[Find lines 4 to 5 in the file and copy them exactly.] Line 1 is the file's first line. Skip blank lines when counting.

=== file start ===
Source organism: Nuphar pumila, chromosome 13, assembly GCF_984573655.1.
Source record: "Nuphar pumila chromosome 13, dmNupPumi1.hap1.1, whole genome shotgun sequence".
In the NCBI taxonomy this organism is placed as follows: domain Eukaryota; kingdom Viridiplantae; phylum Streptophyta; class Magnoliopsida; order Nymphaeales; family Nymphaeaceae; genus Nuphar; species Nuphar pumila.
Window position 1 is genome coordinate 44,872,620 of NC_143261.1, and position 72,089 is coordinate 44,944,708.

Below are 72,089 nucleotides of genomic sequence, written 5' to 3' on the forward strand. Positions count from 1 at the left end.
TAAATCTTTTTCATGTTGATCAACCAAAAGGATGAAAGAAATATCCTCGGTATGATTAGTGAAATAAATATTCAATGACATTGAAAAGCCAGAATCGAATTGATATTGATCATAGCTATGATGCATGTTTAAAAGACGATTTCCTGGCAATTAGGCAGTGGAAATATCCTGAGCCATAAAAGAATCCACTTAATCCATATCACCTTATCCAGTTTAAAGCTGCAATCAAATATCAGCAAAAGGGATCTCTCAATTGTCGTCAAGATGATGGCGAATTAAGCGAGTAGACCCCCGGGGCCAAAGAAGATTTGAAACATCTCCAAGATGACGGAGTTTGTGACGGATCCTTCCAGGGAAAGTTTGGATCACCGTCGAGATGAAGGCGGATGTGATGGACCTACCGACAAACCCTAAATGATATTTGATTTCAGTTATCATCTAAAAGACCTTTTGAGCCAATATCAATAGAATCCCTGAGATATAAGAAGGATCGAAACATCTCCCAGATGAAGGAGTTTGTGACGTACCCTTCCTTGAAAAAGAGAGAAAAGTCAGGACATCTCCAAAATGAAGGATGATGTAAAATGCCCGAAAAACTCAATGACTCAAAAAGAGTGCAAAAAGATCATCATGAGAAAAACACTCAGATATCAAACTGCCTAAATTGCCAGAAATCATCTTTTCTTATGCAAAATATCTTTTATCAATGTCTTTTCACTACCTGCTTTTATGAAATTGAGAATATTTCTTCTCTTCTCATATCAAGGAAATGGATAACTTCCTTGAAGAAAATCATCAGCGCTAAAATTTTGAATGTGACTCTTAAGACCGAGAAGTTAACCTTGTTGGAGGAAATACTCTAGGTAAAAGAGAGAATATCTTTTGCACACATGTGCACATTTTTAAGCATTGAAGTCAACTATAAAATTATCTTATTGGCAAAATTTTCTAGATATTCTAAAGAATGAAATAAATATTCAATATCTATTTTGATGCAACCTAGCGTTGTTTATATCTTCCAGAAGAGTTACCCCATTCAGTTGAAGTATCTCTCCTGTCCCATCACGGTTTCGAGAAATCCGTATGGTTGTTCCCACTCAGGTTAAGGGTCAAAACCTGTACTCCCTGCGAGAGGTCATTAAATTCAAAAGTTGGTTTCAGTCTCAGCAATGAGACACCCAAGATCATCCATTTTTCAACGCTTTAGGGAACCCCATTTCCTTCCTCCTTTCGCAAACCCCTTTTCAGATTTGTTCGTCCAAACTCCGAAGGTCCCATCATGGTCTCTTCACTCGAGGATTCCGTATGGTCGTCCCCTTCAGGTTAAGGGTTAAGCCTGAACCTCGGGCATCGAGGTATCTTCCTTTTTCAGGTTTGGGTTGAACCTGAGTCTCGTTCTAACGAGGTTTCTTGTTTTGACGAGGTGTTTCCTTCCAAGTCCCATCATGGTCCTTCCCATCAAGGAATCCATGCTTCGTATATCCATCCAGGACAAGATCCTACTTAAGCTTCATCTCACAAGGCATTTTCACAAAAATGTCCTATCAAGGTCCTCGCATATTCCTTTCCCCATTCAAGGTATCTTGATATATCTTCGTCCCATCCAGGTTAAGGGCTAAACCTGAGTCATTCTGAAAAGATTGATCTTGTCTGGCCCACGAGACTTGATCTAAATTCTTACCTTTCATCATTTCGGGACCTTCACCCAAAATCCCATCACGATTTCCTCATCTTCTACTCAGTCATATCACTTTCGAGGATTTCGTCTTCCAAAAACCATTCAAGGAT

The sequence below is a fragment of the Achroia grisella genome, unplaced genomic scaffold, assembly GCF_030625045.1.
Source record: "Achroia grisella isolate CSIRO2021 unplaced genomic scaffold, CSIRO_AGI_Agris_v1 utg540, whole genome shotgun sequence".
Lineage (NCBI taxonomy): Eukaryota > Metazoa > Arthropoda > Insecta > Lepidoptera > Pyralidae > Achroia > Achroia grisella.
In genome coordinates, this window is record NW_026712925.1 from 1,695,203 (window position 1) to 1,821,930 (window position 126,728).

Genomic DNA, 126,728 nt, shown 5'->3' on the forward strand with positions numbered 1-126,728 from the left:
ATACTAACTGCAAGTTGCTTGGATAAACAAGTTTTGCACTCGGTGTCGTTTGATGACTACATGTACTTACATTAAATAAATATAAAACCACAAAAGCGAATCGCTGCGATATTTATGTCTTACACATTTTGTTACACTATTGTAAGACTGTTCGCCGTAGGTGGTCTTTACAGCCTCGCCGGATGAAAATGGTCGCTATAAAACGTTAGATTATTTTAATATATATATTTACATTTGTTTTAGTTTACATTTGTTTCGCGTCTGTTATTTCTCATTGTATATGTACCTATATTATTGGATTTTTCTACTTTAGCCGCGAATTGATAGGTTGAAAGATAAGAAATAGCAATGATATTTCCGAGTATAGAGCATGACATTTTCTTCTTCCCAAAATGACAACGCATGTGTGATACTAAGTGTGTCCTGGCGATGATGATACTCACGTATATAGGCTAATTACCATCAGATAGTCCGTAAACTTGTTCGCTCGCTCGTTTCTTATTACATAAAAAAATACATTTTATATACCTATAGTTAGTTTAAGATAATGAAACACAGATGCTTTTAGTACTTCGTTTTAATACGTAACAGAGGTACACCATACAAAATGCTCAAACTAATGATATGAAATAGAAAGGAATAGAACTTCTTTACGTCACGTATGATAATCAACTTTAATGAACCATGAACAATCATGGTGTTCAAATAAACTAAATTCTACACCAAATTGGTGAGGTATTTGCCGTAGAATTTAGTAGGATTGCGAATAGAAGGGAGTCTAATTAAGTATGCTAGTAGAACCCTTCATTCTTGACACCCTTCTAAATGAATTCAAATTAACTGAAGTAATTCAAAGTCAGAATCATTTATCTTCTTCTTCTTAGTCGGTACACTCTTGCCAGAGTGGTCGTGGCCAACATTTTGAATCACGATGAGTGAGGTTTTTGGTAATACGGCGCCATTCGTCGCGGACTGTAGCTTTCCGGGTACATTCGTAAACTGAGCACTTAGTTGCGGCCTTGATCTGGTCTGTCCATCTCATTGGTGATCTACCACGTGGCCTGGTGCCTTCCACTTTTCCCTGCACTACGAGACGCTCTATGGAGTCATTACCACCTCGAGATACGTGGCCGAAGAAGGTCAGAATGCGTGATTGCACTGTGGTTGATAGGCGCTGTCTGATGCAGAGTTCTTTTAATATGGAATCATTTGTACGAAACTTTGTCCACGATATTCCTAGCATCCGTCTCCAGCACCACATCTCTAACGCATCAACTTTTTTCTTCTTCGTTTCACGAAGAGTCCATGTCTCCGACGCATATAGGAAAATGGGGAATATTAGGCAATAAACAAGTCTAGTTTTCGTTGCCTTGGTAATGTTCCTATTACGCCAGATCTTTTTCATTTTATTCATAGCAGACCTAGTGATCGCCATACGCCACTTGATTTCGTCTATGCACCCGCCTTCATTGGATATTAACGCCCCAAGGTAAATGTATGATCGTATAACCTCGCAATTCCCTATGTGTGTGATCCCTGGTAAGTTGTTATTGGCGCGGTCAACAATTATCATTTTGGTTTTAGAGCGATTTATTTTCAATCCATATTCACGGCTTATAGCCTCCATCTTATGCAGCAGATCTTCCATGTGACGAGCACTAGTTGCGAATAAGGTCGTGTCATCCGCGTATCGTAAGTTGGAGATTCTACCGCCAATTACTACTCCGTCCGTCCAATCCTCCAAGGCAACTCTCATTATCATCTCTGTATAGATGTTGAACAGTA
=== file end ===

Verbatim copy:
Window position 1 is genome coordinate 44,872,620 of NC_143261.1, and position 72,089 is coordinate 44,944,708.

Below are 72,089 nucleotides of genomic sequence, written 5' to 3' on the forward strand. Positions count from 1 at the left end.